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Subject To

What is a subject to sale?

Subject to is a way of purchasing real estate where the buyer takes title to the property, but the existing loan stays in the name of the seller. In other words, "Subject-To" the existing financing. The buyer now controls the property and makes the mortgage payments on the seller's existing mortgage. We are able to buy at market price or sometimes more because we acquire favorable terms. 

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Why would any seller do this?

Should I sell my house Subject to or on Market through a realtor? You will usually get the most for your home if you sell it through a realtor. We love realtors and they provide a ton of value to get top dollar for your home. However, if you have problems selling your home on the open market, or need to sell quickly. Here's where creative financing could work for you.

  • In low or no equity situations- In this situation, after selling costs (about 10-12% of the purchase price including closing, marketing, holding costs and realtor commissions), the seller will have come out of their own pocket to get the property off their hands. The seller is now able to walk away without needing to bring money to the closing table or do a short sale.

  • Seller can walk away with the same or sometimes even more money in their pocket than a traditional sale. As mentioned above, depending on the seller’s mortgage balance, the seller may have little to no equity after closing costs and commissions. With Subject-To, we can sometimes pay even more since we are buying based on the cash flow the property produces as a rental and not based on the property's retail value.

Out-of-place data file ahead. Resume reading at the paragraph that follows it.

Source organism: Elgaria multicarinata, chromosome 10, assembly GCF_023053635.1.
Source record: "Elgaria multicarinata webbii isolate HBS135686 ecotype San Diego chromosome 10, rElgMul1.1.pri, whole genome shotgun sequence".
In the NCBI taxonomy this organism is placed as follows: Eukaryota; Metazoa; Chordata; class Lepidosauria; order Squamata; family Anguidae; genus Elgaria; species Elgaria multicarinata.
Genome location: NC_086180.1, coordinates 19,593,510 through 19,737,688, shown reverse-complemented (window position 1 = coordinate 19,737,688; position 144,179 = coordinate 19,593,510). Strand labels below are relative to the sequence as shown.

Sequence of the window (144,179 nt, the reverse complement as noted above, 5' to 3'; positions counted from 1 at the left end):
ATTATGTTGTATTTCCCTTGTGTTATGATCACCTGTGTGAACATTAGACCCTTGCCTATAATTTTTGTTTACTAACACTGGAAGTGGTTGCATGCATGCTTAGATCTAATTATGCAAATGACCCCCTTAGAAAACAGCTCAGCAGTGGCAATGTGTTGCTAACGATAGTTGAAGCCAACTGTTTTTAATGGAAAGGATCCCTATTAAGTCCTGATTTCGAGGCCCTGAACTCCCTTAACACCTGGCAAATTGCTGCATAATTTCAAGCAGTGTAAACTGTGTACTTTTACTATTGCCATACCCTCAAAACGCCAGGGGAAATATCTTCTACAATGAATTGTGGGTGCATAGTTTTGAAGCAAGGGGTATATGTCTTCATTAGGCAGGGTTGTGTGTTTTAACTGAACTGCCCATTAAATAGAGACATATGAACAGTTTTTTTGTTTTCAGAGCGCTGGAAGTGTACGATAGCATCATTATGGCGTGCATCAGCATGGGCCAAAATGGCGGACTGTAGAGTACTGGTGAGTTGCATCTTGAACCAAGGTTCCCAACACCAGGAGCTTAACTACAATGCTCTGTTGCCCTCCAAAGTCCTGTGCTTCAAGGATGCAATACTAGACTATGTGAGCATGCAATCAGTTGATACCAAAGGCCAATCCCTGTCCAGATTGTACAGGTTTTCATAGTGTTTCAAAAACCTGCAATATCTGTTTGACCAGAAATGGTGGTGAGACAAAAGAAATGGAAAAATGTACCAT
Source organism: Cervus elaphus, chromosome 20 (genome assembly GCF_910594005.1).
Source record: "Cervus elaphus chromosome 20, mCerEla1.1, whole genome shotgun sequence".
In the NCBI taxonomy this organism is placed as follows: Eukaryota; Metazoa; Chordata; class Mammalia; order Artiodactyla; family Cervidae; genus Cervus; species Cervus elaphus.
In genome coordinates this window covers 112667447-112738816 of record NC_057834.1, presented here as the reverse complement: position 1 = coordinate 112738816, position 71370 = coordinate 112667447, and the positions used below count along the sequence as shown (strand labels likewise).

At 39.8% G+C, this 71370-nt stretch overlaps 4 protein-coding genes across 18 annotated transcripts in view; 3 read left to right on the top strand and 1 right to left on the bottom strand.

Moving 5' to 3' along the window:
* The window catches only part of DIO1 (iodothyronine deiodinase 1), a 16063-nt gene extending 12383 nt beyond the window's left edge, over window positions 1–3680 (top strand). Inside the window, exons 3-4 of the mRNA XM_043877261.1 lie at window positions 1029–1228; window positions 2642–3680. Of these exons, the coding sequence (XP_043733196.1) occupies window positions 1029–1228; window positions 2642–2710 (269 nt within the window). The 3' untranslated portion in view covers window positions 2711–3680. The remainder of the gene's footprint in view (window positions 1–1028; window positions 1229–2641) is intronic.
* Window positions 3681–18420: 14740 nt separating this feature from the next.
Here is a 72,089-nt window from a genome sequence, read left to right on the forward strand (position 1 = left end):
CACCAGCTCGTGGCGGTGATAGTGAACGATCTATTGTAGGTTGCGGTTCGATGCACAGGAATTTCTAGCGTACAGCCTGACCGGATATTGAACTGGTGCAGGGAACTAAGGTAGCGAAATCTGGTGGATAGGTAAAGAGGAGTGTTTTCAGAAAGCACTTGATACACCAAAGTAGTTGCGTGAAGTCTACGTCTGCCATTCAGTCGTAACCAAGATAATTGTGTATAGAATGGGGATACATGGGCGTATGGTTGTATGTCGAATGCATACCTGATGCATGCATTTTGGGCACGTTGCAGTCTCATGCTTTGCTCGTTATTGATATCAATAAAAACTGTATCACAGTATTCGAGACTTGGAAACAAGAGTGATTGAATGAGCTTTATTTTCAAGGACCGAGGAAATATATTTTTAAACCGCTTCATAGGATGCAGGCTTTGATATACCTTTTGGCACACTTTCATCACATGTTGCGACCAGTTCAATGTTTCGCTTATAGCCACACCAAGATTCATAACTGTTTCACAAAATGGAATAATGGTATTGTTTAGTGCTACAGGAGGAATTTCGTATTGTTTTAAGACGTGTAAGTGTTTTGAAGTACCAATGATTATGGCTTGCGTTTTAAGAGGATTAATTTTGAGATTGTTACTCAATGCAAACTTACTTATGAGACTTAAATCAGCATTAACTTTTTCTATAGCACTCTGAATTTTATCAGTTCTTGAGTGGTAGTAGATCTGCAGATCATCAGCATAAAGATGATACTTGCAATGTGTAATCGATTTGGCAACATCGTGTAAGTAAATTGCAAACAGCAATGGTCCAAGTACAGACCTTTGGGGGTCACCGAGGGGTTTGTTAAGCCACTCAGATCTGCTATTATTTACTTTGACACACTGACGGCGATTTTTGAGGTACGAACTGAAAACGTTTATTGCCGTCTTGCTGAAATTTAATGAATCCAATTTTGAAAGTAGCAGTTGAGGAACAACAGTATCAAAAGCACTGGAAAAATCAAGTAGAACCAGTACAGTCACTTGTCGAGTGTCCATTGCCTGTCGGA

• Seller is able to move on from the property. The seller no longer owns the property and therefore is no longer responsible for expenses such as repairs, maintenance, utilities, taxes, insurance, HOA etc.


  • Seller’s credit improves with on time payments to mortgage paid by us


Frequently Asked Questions

Is this legal?

  • Yes, In HUD statements that get distributed at the end of a real estate transaction to show an overview of how all money was distributed, there is actually language and place holders in there for loans getting taken over via subject to. For actual proof of this, Please see the following link and read lines 203 and 503. 

  • Title companies actually provide insurance for these types of transactions.

How will I know the mortgage payment will get paid on time?